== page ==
Clinical and Research News
Immune System Blamed in OCD Etiology
Psychiatric News
Volume 47 Number 6 page 19a-19a

As researchers seek the etiology of obsessive-compulsive disorder (OCD), new data point to immune-system dysfunction as a potential culprit.

A study that found evidence of immune dysfunction as one likely cause of OCD was published January 31 in Comprehensive Psychiatry and headed by Leonardo Fontenelle, M.D., Ph.D., a professor of psychiatry at the Federal University of Rio de Janeiro in Brazil.

Forty adults who had had OCD for an average of 21 years, as well as 40 age- and gender-matched healthy controls, were evaluated for levels of various proteins in their blood that are part of the body’s immune system.

Compared with the controls, the subjects with OCD showed significantly elevated levels of four such proteins. Two—CCL3 and CXCL8—are cytokines, which have been implicated in conditions as diverse as Alzheimer’s, cancer, depression, and rheumatoid arthritis. The other two—sTNFR1 and sTNFR2—are receptors for a cytokine called tumor necrosis factor.

The researchers also looked to see whether any of these proteins were linked with specific OCD symptoms. They found that one of them—sTNFR1—correlated positively with the severity of hand washing.

The researchers thus suspect that these four immune-system proteins may play a role in adult OCD. Or, as they said in their paper, “Our findings…suggest a putative role for innate immunity in the pathogenesis of OCD.” And they also speculated on how this might be the case. For example, peripherally produced cytokines could access the brain via leaky regions in the blood-brain barrier, and once in the brain, might influence behavior through effects on neurotransmitters. Indeed, cytokines are capable of modulating the neurotransmitters dopamine, noradrenaline, and serotonin, and the cytokine CXCL8 is known to act on a receptor located on neurons in various regions of the brain.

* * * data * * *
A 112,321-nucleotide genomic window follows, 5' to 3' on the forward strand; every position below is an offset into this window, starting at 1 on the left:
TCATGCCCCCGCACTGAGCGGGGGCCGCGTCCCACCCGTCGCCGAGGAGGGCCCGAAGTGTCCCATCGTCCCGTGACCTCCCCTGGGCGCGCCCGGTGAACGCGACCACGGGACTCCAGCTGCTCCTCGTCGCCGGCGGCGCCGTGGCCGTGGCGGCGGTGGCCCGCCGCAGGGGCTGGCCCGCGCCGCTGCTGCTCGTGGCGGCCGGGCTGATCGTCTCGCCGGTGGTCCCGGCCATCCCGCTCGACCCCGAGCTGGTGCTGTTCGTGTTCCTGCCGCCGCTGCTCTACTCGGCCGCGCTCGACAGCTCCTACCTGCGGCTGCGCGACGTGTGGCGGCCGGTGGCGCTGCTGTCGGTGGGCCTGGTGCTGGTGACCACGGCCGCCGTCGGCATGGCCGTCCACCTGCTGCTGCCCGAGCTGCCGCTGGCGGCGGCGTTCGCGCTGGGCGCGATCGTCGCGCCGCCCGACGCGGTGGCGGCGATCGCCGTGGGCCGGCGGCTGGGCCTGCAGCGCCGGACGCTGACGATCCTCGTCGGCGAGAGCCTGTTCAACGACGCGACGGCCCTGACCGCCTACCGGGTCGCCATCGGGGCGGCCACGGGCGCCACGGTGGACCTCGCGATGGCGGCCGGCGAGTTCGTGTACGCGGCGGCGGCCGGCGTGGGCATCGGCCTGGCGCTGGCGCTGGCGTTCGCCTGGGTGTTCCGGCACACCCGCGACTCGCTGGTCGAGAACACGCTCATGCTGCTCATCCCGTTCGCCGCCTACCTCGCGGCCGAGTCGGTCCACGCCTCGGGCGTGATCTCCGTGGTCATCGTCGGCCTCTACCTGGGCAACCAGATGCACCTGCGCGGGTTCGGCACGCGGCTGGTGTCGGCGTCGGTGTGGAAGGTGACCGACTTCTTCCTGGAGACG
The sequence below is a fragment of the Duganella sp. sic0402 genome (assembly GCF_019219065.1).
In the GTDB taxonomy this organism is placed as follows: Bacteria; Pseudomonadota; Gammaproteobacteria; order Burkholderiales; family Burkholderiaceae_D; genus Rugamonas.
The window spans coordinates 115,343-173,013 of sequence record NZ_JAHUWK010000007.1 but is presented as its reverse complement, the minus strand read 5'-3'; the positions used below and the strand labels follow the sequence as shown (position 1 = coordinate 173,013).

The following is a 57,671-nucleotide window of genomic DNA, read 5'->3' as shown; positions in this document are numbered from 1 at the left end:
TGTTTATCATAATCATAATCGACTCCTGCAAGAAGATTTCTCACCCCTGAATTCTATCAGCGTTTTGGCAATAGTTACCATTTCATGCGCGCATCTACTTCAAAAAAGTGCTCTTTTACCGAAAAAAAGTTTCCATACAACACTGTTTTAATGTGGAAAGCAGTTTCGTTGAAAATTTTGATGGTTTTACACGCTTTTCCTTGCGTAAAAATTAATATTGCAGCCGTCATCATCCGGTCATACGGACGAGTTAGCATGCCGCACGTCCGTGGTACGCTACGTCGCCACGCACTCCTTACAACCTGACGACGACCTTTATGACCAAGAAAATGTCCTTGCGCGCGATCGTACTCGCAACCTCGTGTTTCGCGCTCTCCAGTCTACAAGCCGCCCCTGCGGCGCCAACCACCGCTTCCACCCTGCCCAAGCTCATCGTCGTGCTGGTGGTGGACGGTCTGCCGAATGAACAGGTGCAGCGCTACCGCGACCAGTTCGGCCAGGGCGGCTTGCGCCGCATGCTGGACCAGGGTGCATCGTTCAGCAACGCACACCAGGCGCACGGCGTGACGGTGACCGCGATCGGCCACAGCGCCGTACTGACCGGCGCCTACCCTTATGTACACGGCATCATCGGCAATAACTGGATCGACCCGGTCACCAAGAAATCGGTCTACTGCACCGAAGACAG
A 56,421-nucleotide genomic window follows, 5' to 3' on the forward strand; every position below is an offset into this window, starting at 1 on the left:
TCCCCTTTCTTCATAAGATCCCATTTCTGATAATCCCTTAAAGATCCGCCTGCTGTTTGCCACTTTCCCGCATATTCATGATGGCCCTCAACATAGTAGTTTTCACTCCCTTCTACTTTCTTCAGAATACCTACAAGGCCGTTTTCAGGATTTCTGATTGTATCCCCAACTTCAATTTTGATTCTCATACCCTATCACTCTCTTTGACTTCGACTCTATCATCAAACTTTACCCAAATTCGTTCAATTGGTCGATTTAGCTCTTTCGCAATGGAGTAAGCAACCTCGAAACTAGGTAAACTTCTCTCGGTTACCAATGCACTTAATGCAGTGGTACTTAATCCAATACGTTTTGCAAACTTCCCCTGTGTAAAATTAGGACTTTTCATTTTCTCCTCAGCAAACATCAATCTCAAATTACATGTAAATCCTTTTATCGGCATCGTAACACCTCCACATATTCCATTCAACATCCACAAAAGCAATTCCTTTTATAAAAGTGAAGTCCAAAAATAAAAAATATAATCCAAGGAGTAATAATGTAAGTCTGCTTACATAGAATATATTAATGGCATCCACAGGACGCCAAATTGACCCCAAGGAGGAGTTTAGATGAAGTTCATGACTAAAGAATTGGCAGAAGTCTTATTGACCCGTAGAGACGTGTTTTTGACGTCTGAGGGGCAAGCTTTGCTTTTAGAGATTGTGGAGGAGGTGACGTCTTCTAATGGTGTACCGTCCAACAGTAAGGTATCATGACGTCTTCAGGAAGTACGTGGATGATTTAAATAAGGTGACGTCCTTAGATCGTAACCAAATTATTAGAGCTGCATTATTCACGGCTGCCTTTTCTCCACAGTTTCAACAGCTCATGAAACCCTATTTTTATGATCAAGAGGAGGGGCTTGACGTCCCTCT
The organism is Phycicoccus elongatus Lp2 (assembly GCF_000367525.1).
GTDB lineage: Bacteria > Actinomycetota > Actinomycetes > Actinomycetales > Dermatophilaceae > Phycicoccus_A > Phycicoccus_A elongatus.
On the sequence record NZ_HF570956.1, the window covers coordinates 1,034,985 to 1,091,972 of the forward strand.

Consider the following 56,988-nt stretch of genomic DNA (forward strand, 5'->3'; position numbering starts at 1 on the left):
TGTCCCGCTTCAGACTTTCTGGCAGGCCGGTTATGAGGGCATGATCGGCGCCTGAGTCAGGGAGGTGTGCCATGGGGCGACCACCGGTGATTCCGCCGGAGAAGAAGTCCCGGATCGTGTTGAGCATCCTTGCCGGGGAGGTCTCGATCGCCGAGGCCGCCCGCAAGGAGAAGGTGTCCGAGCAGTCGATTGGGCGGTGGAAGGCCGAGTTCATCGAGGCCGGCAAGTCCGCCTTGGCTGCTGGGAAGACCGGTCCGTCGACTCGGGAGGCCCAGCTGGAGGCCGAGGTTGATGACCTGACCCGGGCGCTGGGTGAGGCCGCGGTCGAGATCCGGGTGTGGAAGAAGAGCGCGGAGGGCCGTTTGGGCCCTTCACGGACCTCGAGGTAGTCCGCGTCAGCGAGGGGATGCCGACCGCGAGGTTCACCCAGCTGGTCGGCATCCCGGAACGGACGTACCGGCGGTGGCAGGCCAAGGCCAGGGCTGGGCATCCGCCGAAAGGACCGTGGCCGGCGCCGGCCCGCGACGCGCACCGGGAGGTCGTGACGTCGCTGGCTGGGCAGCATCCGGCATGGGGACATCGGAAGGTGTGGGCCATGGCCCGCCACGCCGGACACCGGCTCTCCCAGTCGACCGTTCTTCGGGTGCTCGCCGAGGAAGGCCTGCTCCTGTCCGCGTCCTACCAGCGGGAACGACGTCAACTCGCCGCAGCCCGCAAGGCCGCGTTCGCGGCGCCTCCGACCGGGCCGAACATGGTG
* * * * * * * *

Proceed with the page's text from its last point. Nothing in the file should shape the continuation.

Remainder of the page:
Because almost half the OCD subjects had a current major depression, a condition known to be associated with a pro-inflammatory status, it could be argued that the links found between certain immune chemicals and OCD were due to depression rather than OCD per se. However, depressed and nondepressed OCD subjects did not differ in their immunologic profile.

One might also question whether the link between sTNFR1 and hand washing was due to immune activation resulting from washing-related skin abrasions. The researchers cannot rule out this possibility, they conceded. However, they did examine the OCD subjects’ hands and found no evidence of skin abrasions. They are thus inclined to believe that the increased sTNFR1 levels contributed to subjects’ contamination obsessions.

However, more “studies are required to establish whether our findings truly reflect immunologic dysfunction in obsessive-compulsive disorder or are the result of other hidden confounding factors,” Fontenelle and his team concluded.

The study was funded by the Brazilian Conselho Nacional de Desenvolvimento Cientifico e Tecnologico, the Brazilian Fundacao de Amparo a Pesquisa do Estado de Minas Gerais, and the Brazilian Fundacao de Amparo a Pesquisa do Estado do Rio de Janeiro.

An abstract of “A Cytokine Study of Adult Patients With Obsessive-Compulsive Disorder” is posted at www.sciencedirect.com/science/article/pii/S0010440x11002409.  inline-graphic-1.gif

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